Visualization — The ability to imagine how something will look after it is moved around or when its parts are moved or rearranged.
Problem Sensitivity — The ability to tell when something is wrong or is likely to go wrong. It does not involve solving the problem, only recognizing there is a problem.
Oral Expression — The ability to communicate information and ideas in speaking so others will understand.
Category Flexibility — The ability to generate or use different sets of rules for combining or grouping things in different ways.
Control Precision — The ability to quickly and repeatedly adjust the controls of a machine or a vehicle to exact positions.
Finger Dexterity — The ability to make precisely coordinated movements of the fingers of one or both hands to grasp, manipulate, or assemble very small objects.
Information Ordering — The ability to arrange things or actions in a certain order or pattern according to a specific rule or set of rules (e.g., patterns of numbers, letters, words, pictures, mathematical operations).
Oral Comprehension — The ability to listen to and understand information and ideas presented through spoken words and sentences.
Written Comprehension — The ability to read and understand information and ideas presented in writing.

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Work Activities

Controlling Machines and Processes — Using either control mechanisms or direct physical activity to operate machines or processes (not including computers or vehicles).
Inspecting Equipment, Structures, or Material — Inspecting equipment, structures, or materials to identify the cause of errors or other problems or defects.
Getting Information — Observing, receiving, and otherwise obtaining information from all relevant sources.
Making Decisions and Solving Problems — Analyzing information and evaluating results to choose the best solution and solve problems.
Processing Information — Compiling, coding, categorizing, calculating, tabulating, auditing, or verifying information or data.
Drafting, Laying Out, and Specifying Technical Devices, Parts, and Equipment — Providing documentation, detailed instructions, drawings, or specifications to tell others about how devices, parts, equipment, or structures are to be fabricated, constructed, assembled, modified, maintained, or used.
Repairing and Maintaining Mechanical Equipment — Servicing, repairing, adjusting, and testing machines, devices, moving parts, and equipment that operate primarily on the basis of mechanical (not electronic) principles.
Thinking Creatively — Developing, designing, or creating new applications, ideas, relationships, systems, or products, including artistic contributions.
Communicating with Supervisors, Peers, or Subordinates — Providing information to supervisors, co-workers, and subordinates by telephone, in written form, e-mail, or in person.
Updating and Using Relevant Knowledge — Keeping up-to-date technically and applying new knowledge to your job.

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Work Context

Wear Common Protective or Safety Equipment such as Safety Shoes, Glasses, Gloves, Hearing Protection, Hard Hats, or Life Jackets — How much does this job require wearing common protective or safety equipment such as safety shoes, glasses, gloves, hard hats or life jackets?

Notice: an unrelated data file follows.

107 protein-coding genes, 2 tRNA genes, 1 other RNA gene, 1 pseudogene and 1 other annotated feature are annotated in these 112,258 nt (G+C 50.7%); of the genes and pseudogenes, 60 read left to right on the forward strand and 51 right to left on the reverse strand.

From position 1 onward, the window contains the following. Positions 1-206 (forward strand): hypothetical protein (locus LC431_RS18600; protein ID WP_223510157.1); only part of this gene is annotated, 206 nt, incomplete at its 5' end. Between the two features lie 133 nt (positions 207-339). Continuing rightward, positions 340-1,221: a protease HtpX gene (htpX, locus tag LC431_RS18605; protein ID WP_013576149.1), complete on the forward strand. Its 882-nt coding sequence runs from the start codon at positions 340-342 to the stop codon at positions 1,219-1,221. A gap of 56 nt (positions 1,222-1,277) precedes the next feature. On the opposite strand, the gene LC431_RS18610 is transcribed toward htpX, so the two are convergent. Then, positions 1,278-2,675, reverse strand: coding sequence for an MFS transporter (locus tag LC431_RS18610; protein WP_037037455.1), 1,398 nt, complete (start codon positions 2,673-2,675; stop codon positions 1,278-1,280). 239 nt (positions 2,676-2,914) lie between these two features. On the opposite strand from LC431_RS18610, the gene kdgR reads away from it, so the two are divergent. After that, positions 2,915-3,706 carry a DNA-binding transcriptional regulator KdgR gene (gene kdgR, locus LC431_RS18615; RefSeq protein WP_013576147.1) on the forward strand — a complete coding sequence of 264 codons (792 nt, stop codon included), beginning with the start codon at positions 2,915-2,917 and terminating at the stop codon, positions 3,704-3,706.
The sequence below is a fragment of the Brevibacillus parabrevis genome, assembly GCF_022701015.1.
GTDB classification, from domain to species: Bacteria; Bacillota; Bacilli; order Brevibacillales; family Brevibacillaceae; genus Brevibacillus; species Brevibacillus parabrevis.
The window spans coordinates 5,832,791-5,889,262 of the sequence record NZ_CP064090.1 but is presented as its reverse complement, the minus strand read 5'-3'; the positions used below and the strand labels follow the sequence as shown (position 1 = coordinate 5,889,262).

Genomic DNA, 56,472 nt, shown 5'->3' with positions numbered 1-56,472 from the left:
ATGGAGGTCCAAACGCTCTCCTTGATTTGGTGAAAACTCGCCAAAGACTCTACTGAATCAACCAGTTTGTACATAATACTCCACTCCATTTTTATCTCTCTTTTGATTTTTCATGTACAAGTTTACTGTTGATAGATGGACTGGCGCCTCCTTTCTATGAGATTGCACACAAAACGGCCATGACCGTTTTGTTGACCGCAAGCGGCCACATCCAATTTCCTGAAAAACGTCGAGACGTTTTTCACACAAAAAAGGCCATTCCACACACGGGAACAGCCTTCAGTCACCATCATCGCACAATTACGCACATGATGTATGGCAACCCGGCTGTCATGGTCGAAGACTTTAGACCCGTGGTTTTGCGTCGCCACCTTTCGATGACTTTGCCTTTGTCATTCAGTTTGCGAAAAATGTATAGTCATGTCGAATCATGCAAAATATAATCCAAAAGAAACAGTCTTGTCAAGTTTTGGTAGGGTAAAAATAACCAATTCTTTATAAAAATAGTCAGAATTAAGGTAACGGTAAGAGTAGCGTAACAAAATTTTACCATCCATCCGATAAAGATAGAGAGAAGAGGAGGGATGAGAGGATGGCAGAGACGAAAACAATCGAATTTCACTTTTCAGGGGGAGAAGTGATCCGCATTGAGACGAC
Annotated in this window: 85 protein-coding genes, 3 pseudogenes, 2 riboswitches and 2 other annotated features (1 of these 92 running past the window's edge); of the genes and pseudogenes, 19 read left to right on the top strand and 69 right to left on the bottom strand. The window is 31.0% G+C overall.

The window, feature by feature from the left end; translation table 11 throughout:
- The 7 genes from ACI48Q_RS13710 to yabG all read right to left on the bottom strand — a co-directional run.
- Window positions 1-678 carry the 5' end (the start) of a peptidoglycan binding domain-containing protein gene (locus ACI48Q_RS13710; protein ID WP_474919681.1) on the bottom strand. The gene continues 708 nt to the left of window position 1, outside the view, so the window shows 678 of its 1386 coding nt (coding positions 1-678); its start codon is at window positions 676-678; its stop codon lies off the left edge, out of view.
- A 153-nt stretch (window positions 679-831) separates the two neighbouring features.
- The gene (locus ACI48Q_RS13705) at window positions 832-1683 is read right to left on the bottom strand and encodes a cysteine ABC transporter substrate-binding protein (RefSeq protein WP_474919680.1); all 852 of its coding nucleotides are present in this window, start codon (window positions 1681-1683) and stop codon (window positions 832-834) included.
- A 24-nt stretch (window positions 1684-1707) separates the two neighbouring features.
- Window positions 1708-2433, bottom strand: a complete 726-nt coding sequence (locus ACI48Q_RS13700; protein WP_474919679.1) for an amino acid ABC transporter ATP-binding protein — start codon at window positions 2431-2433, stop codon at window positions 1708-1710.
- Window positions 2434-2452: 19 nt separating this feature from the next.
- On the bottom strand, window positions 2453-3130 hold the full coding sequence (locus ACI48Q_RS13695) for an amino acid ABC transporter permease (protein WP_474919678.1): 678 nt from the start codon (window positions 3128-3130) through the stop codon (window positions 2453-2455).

Importance of Being Exact or Accurate — How important is being very exact or highly accurate in performing this job?
Spend Time Using Your Hands to Handle, Control, or Feel Objects, Tools, or Controls — How much does this job require using your hands to handle, control, or feel objects, tools or controls?
Face-to-Face Discussions — How often do you have to have face-to-face discussions with individuals or teams in this job?
Exposed to Hazardous Equipment — How often does this job require exposure to hazardous equipment?
Freedom to Make Decisions — How much decision making freedom, without supervision, does the job offer?
Structured versus Unstructured Work — To what extent is this job structured for the worker, rather than allowing the worker to determine tasks, priorities, and goals?
Spend Time Standing — How much does this job require standing?
Time Pressure — How often does this job require the worker to meet strict deadlines?
Work With Work Group or Team — How important is it to work with others in a group or team in this job?

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Job Zone

Title Job Zone Three: Medium Preparation Needed
Education Most occupations in this zone require training in vocational schools, related on-the-job experience, or an associate's degree.
Related Experience Previous work-related skill, knowledge, or experience is required for these occupations. For example, an electrician must have completed three or four years of apprenticeship or several years of vocational training, and often must have passed a licensing exam, in order to perform the job.
Job Training Employees in these occupations usually need one or two years of training involving both on-the-job experience and informal training with experienced workers. A recognized apprenticeship program may be associated with these occupations.
Job Zone Examples These occupations usually involve using communication and organizational skills to coordinate, supervise, manage, or train others to accomplish goals. Examples include food service managers, electricians, agricultural technicians, legal secretaries, interviewers, and insurance sales agents.
SVP Range (6.0 to < 7.0)

There are 20 recognized apprenticeable specialties associated with this occupation: